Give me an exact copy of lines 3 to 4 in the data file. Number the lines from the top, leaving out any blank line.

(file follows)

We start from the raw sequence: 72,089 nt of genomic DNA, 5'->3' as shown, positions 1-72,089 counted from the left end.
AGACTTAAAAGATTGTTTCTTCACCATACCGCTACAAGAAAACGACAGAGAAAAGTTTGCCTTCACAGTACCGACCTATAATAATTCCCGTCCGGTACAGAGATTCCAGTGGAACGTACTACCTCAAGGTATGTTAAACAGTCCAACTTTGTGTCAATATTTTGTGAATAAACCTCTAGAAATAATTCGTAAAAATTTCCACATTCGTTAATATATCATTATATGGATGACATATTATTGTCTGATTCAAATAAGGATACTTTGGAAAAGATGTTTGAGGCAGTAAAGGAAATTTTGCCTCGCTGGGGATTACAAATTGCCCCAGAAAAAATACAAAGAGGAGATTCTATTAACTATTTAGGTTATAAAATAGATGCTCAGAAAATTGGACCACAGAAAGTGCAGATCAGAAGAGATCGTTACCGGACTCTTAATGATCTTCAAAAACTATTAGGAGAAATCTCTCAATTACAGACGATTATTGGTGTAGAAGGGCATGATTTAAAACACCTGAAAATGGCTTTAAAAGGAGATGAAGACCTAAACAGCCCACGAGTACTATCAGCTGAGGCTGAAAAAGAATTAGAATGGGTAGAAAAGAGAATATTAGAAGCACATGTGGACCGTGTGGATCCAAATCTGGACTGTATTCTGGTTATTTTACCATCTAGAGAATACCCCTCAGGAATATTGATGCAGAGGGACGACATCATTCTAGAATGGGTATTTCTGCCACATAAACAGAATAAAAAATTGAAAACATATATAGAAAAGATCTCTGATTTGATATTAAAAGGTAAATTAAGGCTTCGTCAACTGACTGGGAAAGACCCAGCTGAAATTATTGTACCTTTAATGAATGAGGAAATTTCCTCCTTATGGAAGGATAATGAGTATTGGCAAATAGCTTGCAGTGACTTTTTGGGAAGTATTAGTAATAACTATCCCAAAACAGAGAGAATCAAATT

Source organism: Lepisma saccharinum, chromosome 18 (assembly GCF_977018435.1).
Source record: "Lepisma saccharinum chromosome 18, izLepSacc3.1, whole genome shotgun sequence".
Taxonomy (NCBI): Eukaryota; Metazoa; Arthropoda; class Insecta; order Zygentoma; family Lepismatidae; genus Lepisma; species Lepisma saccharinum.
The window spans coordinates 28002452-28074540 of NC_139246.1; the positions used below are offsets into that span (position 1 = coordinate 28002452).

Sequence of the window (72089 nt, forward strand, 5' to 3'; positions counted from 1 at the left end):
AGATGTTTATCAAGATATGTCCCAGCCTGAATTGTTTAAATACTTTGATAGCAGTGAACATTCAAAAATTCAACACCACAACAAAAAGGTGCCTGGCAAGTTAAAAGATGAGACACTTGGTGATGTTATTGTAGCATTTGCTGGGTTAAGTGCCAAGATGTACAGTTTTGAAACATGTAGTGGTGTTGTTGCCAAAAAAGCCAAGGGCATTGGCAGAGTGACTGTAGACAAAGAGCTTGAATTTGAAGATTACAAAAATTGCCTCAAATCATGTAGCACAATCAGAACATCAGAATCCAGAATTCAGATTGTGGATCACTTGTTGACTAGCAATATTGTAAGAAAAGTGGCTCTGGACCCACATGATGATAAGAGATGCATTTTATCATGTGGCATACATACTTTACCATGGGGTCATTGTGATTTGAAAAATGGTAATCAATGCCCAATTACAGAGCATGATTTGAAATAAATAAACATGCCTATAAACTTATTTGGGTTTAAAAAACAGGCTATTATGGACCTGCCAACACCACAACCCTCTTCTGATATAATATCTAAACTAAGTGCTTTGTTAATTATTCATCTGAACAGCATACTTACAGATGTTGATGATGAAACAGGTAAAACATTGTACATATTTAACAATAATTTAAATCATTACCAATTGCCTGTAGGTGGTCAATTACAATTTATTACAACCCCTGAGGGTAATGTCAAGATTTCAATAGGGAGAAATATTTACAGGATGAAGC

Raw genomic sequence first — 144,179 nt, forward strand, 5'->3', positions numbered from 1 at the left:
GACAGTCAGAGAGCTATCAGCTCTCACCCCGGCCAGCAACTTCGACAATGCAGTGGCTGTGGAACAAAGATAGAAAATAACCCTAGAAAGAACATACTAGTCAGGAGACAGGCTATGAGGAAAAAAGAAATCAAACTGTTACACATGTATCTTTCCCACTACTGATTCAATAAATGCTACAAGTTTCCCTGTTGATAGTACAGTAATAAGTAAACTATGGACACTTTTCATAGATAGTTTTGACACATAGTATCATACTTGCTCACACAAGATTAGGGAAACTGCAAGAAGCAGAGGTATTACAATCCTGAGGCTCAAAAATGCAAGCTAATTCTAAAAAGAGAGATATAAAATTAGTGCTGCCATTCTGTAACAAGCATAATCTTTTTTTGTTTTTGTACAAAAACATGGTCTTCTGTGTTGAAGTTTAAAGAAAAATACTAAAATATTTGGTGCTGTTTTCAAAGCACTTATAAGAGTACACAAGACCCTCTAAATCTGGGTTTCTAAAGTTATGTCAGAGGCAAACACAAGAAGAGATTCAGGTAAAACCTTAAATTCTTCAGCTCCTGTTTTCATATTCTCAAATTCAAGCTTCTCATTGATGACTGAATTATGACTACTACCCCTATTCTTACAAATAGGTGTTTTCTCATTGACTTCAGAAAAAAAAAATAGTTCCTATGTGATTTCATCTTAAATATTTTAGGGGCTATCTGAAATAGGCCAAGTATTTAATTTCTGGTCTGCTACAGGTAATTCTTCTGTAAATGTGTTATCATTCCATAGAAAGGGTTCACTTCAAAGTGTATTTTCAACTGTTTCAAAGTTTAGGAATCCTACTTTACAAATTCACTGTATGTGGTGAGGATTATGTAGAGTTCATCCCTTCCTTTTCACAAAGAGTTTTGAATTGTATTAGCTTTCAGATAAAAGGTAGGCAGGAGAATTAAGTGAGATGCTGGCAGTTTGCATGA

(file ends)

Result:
Source organism: Lepisma saccharinum, chromosome 18 (assembly GCF_977018435.1).
Source record: "Lepisma saccharinum chromosome 18, izLepSacc3.1, whole genome shotgun sequence".